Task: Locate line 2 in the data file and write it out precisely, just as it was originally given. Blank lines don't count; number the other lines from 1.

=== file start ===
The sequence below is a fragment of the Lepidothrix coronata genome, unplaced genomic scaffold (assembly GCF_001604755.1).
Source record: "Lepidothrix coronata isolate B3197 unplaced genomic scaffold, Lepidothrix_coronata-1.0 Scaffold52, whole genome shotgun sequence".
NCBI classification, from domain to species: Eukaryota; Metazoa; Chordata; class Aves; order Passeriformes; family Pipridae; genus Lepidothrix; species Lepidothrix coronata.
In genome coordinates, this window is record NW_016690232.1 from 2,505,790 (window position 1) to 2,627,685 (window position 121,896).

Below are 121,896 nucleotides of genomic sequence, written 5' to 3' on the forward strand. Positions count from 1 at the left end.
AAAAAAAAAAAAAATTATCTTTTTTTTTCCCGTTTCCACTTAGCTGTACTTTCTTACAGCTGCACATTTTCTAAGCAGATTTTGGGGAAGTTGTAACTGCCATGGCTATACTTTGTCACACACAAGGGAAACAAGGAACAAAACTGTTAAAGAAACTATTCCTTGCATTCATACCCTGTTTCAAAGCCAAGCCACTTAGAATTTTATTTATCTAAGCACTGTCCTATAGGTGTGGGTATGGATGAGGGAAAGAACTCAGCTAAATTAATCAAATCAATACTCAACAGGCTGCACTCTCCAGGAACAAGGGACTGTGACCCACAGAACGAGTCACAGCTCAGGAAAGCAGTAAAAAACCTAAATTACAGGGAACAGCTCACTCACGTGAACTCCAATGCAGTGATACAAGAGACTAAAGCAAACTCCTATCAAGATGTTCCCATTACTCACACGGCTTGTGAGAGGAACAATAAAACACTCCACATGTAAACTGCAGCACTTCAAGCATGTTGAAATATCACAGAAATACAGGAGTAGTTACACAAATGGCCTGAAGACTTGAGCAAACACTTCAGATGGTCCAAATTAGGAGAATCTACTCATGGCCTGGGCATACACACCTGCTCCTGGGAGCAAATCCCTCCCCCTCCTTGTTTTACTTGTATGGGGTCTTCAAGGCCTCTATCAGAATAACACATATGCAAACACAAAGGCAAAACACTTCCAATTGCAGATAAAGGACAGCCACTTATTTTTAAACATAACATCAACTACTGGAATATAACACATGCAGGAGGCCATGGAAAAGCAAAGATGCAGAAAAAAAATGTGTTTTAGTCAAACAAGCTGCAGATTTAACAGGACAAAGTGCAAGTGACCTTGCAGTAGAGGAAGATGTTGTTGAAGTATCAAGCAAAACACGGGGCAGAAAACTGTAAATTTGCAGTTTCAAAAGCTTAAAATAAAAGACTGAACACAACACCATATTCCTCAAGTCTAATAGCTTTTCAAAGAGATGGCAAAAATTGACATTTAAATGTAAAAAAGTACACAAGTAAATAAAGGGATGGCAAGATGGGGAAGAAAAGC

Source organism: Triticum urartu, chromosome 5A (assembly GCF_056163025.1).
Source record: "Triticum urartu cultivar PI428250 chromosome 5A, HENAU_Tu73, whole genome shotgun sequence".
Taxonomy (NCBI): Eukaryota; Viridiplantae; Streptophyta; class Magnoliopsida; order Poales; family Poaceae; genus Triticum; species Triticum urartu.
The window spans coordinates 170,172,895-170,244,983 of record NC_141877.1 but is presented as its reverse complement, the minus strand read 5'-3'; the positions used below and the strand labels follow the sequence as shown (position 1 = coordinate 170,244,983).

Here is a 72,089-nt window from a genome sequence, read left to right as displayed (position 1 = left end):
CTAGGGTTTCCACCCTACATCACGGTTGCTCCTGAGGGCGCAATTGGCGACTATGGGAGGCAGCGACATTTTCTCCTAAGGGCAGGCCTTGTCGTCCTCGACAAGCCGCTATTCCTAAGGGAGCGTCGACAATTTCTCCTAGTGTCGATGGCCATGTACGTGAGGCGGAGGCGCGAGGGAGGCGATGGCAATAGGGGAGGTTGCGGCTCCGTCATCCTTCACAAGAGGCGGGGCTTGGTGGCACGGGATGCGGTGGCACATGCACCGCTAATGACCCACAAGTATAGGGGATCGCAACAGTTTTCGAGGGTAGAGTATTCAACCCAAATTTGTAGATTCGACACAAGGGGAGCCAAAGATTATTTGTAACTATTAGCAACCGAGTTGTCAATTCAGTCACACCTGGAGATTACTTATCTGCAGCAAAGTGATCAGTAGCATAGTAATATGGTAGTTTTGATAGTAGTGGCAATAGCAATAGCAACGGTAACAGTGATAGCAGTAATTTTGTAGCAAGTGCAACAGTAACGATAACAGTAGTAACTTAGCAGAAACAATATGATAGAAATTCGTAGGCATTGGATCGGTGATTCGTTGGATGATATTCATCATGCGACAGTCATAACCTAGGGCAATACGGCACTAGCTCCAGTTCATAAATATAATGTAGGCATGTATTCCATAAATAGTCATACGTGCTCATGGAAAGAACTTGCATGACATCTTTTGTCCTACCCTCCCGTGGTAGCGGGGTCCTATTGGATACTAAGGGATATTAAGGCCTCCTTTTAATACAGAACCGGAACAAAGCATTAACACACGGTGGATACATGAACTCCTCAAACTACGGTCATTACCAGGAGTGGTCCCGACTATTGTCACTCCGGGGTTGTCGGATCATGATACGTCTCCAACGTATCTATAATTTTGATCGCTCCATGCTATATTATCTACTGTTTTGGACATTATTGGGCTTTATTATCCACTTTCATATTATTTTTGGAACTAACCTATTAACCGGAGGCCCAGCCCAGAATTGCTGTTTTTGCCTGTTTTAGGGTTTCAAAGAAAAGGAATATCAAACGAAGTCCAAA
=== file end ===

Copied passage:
Source record: "Lepidothrix coronata isolate B3197 unplaced genomic scaffold, Lepidothrix_coronata-1.0 Scaffold52, whole genome shotgun sequence".